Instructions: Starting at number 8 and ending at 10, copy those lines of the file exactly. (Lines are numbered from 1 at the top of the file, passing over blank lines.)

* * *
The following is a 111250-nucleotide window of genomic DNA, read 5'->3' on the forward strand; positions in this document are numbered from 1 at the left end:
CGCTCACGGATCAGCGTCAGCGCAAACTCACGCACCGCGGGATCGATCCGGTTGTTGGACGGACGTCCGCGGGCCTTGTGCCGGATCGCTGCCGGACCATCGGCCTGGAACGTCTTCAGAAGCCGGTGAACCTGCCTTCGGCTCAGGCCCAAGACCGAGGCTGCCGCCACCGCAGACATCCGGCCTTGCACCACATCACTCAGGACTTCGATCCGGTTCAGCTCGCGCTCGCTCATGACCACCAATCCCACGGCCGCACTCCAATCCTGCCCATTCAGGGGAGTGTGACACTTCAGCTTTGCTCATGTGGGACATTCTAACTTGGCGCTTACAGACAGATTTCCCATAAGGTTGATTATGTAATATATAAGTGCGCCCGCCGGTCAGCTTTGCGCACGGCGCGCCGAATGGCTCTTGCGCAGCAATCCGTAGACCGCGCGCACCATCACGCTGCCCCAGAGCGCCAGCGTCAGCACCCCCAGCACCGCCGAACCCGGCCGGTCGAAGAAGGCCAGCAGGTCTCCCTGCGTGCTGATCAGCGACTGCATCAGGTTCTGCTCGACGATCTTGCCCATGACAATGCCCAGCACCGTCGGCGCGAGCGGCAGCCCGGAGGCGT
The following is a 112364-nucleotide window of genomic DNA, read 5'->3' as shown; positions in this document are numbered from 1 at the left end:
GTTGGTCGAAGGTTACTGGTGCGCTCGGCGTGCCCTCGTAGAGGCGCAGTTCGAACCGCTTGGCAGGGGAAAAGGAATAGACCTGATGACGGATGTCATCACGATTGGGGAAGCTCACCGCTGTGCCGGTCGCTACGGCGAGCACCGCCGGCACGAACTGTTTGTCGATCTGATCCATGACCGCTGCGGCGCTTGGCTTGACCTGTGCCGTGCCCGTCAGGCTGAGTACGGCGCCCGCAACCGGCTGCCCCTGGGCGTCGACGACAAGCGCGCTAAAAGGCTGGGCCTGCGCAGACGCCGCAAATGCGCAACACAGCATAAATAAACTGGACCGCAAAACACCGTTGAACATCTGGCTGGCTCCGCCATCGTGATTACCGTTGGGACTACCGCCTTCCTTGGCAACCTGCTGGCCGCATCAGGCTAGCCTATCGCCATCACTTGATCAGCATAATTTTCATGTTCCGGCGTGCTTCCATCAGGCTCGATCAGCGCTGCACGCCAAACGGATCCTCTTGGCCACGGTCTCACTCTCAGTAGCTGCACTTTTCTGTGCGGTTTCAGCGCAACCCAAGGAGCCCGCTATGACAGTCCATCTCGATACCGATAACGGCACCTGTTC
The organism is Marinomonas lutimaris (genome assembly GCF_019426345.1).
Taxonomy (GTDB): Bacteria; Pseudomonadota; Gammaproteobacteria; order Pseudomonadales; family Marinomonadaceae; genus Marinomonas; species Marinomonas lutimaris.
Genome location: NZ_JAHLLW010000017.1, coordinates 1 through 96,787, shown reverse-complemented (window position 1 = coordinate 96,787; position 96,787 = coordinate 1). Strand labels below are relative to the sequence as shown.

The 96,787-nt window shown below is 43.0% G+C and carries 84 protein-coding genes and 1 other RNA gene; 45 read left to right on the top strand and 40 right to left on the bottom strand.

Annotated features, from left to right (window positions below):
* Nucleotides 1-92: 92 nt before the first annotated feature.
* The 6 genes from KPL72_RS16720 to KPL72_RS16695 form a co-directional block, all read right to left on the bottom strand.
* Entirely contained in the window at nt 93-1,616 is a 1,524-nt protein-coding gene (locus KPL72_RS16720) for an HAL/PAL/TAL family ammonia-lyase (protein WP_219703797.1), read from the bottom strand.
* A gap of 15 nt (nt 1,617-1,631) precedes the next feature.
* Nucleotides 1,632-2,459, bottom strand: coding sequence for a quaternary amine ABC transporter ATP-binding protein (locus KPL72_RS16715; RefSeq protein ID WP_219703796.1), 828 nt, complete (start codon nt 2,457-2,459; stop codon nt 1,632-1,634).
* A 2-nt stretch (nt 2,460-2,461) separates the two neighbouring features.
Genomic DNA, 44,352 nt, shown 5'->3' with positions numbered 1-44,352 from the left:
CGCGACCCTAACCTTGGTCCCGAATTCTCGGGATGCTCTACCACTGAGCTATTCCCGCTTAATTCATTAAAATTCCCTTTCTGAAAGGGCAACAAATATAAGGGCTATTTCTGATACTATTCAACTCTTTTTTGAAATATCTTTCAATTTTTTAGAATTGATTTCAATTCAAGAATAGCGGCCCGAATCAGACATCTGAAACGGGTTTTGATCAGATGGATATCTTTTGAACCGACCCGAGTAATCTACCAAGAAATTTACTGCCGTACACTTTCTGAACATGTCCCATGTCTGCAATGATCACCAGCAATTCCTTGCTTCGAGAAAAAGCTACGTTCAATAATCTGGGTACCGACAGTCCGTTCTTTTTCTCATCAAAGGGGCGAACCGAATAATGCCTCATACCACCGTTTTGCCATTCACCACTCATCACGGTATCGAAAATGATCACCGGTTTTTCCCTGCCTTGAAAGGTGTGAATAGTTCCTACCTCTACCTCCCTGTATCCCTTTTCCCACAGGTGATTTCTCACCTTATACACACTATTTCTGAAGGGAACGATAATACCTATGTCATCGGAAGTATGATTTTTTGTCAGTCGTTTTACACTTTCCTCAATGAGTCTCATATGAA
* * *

The 96,787-nt window shown below is 43.0% G+C and carries 84 protein-coding genes and 1 other RNA gene; 45 read left to right on the top strand and 40 right to left on the bottom strand.

Annotated features, from left to right (window positions below):
* Nucleotides 1-92: 92 nt before the first annotated feature.